A Half-Dome Parable
To climb a mountain is not only to ascend but to transcend. Heart, lungs, antigravity muscle mass, and mind - all are lifted to a higher plane. I have always found it to be so, and our hike to Half Dome was no exception. It is a beautiful trip up from the Yosemite Valley floor, following the Merced River past three spectacular falls, nearly one vertical mile up (and down!), and more than 16 ground miles round trip in all. The last thousand feet are quite stiff, with a long series of foot-high rock steps followed by a steel cable ladder ascent along the smooth backside hump of the granite dome. We were accompanied by Dr. Abel and his son Erik, friends of our friends who had organized a large group of some 60 campers at North Pines Campground. Leaving the Happy Isles Nature Center in the early hours of July 4th, we had no thought that only four days later a rockslide would destroy that building and cover our campsite with inches of fine powdered rock dust.
Doctor Abel is a big, well-built, athletic man with curly reddish hair and a slight accent which I couldn't place, perhaps German but not quite. He had been to the top of Half Dome several times and had a long habit of leaving the Bay Area for a day or two to go to the mountains and hike - not for fishing nor hunting, he explained, just to re-charge his physical and spiritual batteries. His son Erik was 10 years old and an outstanding student in a gifted children's program, full of bright banter, activity and enthusiasm. Dr. Abel had meticulously planned the hike so that he might introduce his child to the mountain world he so loved, culminating with an ascent to the great granite dome. I wistfully recalled similar first-time big hikes with my own children; they recall these simple outings with great fondness, and some pride. Now, because the mountains are part of their lives, they take me with them; now I gratefully allow them to carry the heavier packs.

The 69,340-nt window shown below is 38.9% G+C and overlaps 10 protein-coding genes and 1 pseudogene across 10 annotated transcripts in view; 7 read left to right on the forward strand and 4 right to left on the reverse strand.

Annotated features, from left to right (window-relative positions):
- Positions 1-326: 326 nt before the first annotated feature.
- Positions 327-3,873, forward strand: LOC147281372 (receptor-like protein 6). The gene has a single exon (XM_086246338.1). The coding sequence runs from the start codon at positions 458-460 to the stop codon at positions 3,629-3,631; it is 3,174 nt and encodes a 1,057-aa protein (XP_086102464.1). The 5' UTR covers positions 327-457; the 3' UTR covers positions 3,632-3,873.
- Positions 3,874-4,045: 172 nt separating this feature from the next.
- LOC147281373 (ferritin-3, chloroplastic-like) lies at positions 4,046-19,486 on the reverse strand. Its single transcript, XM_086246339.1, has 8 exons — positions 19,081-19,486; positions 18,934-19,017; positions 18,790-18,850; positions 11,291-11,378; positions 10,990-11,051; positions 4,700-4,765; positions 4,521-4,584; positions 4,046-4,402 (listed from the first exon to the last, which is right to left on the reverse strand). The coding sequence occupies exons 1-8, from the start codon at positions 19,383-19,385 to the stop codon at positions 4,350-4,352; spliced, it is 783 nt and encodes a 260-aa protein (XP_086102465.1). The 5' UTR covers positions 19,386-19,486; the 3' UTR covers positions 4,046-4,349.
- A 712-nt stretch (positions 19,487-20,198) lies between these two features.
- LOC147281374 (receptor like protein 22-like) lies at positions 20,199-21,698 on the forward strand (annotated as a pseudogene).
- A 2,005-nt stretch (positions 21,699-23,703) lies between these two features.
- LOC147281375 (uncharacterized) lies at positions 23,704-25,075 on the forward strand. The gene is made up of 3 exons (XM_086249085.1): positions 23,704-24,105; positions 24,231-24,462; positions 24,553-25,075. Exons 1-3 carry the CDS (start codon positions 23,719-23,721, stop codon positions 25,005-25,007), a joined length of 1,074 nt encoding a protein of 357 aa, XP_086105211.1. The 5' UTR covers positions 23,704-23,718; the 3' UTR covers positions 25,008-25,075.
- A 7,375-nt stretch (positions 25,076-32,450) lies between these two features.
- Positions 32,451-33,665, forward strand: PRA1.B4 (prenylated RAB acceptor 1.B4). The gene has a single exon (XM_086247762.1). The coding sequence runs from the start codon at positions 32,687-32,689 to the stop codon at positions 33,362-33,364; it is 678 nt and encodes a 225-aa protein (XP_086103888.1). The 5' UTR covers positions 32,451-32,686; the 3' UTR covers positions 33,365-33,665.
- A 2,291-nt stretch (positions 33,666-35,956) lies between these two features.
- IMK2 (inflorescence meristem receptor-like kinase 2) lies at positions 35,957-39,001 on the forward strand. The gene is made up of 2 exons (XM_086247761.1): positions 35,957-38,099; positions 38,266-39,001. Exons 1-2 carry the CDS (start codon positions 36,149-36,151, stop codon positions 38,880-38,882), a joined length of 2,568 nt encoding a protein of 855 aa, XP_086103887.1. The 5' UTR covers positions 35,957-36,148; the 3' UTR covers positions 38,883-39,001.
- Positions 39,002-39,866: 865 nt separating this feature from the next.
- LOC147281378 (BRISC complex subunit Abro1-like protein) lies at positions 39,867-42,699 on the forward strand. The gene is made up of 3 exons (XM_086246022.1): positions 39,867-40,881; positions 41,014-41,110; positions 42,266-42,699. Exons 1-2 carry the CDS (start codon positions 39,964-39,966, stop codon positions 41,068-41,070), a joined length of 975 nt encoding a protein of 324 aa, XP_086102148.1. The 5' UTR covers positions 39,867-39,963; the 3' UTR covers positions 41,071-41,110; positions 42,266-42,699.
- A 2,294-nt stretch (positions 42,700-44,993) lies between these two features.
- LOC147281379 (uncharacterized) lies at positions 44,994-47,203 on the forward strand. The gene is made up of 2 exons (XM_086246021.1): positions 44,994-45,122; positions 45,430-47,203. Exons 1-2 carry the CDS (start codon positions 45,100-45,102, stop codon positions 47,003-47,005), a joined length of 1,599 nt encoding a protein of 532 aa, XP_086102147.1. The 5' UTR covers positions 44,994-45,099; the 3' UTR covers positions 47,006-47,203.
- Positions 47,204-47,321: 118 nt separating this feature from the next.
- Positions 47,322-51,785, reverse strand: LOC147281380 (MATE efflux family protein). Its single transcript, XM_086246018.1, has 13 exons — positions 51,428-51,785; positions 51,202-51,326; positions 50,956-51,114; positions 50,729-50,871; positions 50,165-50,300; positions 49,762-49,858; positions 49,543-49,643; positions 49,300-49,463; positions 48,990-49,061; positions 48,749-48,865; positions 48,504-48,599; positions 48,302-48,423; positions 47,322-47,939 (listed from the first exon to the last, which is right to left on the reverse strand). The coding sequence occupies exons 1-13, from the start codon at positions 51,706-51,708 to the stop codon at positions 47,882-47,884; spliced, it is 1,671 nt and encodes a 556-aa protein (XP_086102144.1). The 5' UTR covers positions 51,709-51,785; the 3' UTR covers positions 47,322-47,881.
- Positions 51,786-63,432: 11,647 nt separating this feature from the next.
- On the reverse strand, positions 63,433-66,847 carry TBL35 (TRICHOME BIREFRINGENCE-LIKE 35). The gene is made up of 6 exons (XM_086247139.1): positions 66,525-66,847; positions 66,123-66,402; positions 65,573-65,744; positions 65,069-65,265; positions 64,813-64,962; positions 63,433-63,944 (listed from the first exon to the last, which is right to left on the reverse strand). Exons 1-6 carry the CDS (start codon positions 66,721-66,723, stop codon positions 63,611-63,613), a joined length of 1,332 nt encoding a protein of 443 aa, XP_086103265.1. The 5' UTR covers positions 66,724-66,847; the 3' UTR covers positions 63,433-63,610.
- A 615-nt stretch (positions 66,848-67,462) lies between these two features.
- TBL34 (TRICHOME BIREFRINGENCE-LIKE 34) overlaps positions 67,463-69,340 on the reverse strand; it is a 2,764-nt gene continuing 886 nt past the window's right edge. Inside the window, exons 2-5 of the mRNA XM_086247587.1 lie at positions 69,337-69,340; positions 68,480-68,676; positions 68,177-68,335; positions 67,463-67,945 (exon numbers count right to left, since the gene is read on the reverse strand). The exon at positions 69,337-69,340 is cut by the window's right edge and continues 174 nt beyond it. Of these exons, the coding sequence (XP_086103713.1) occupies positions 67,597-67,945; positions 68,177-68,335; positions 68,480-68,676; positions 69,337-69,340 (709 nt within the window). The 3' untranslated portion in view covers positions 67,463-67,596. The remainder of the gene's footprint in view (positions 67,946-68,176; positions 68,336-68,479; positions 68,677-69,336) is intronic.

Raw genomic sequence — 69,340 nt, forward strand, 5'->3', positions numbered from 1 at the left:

Not the least of the beauty of such a hike is the useless but priceless conversation between child and parent or between friends. Among the many topics of idle conversation, the subject of government came up and I ventured the thought that, in a structured society, only the government can, and does, legally break the laws applied to its citizens. Dr. Abel expanded with a corollary example: a citizen of California can generally sue anyone excepting the State of California. That is illegal. Erik asked the question, "If that is so, then in wartime, would it be better to fight for one's own government or for the enemy?" Perhaps the enemy's government would abuse one less than his own? A shocking question, yet the doctor's response was,
"It depends on what country and what war. If one feels he/she is a citizen of God or of time/space/earth, maybe one's duty is just to survive as best possible."